A new stock assessment for red snapper is currently under way (SEDAR 41) and is expected to be completed in spring 2015. The new overfished definition of 75 percent of SSBMSY contained in Regulatory Amendment 21 will be used to determine the overfished status of the stock in the new assessment.
Comment 4: One commenter states that Regulatory Amendment 21 does not define the overfished criteria. Additionally, the commenter suggests other management actions that are beyond the scope of this amendment.
Response: Regulatory Amendment 21 defines criteria used for determining if a stock is overfished, and lists the MSST values established by the new overfished definition for each of the affected species. Currently the stocks addressed by Regulatory Amendment 21 would be overfished if MSST = SSBMSY*(1−M or 0.5, whichever is greater). Regulatory Amendment 21 modifies the overfished definition to be 75 percent of SSBMSY.
The Regional Administrator, Southeast Region, NMFS, has determined that these final changes to management measures are necessary for the conservation and management of the South Atlantic snapper-grouper species contained in Regulatory Amendment 21 and are consistent with the FMP, the Magnuson-Stevens Act and other applicable law.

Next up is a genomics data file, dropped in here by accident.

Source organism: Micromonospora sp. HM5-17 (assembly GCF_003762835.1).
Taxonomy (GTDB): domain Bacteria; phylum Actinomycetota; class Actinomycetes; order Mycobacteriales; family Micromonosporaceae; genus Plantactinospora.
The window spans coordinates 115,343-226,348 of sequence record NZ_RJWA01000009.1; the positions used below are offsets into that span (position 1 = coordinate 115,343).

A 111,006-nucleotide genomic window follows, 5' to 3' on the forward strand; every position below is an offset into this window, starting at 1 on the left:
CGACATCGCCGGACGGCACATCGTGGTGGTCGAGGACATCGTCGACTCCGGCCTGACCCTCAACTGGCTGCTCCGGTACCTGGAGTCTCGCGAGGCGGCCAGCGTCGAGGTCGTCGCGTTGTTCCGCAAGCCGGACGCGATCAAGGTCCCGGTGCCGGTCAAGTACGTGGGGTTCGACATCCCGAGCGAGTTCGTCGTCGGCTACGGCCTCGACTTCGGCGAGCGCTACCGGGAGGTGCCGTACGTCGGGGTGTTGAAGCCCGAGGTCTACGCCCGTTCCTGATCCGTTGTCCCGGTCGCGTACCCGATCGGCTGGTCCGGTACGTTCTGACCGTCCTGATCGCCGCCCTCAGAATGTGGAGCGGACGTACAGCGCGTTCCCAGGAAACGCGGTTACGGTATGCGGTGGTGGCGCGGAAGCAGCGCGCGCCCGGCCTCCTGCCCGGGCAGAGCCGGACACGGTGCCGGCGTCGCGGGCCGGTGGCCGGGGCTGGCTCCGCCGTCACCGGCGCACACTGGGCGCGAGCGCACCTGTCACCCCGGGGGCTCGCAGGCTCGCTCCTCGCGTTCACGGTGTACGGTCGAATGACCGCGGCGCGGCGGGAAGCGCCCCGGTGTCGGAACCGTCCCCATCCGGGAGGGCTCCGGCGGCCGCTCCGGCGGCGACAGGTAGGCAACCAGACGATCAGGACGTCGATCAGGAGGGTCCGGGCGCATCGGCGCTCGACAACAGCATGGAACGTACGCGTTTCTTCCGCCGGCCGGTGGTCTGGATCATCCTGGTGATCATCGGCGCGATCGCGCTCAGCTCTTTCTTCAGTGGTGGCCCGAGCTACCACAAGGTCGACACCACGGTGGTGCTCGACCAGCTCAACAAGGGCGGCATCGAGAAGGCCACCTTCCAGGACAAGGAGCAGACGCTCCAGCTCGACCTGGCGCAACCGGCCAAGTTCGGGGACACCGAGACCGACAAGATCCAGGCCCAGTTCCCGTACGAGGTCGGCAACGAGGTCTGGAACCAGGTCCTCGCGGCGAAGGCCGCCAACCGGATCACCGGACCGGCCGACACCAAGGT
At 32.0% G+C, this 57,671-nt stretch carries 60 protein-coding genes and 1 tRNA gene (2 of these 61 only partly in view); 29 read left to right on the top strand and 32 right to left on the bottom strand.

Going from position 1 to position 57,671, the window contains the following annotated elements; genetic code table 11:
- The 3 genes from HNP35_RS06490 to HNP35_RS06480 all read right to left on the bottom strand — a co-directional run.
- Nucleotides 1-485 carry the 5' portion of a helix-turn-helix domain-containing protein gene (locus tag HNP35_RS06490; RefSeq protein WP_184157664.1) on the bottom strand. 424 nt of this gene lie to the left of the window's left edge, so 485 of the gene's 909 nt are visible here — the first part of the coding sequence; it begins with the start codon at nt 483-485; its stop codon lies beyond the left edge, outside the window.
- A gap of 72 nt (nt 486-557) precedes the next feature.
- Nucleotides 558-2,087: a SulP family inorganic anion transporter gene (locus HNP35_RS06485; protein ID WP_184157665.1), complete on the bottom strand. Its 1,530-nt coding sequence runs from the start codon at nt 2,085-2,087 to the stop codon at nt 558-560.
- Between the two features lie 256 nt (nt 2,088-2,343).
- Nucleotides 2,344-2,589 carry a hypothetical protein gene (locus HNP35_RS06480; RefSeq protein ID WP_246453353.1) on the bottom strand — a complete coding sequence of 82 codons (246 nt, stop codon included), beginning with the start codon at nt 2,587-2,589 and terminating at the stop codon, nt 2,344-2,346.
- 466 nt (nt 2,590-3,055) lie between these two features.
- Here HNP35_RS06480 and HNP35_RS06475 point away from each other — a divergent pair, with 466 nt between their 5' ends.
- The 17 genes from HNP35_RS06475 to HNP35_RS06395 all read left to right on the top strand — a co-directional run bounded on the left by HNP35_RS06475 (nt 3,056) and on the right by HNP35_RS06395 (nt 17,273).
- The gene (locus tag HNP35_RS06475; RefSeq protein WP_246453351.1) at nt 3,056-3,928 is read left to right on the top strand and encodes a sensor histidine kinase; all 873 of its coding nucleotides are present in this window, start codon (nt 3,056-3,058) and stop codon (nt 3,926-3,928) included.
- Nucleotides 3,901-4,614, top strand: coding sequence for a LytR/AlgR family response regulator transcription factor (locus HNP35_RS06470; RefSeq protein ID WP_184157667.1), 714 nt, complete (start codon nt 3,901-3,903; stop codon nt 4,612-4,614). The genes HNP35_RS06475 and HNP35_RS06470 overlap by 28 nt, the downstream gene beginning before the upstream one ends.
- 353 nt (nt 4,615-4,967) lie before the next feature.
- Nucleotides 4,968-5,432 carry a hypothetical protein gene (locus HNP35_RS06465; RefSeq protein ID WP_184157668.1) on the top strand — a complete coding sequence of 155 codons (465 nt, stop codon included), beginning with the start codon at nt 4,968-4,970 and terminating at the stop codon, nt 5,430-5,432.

The final changes to the management measures have been determined to be not significant for purposes of Executive Order 12866.
The Chief Counsel for Regulation of the Department of Commerce certified to the Chief Counsel for Advocacy of the SBA during the proposed rule stage that this action would not have a significant economic impact on a substantial number of small entities. The factual basis for this certification was published in the proposed rule and is not repeated here. No comments were received regarding the certification and NMFS has not received any new information that would affect its determination. No changes to the final rule were made in response to public comments. As a result, a final regulatory flexibility analysis was not required and none was prepared.
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Dated: October 2, 2014.
Samuel D. Rauch III,
Deputy Assistant Administrator for Regulatory Programs, National Marine Fisheries Service.
[FR Doc. 2014-23912 Filed 10-6-14; 8:45 am]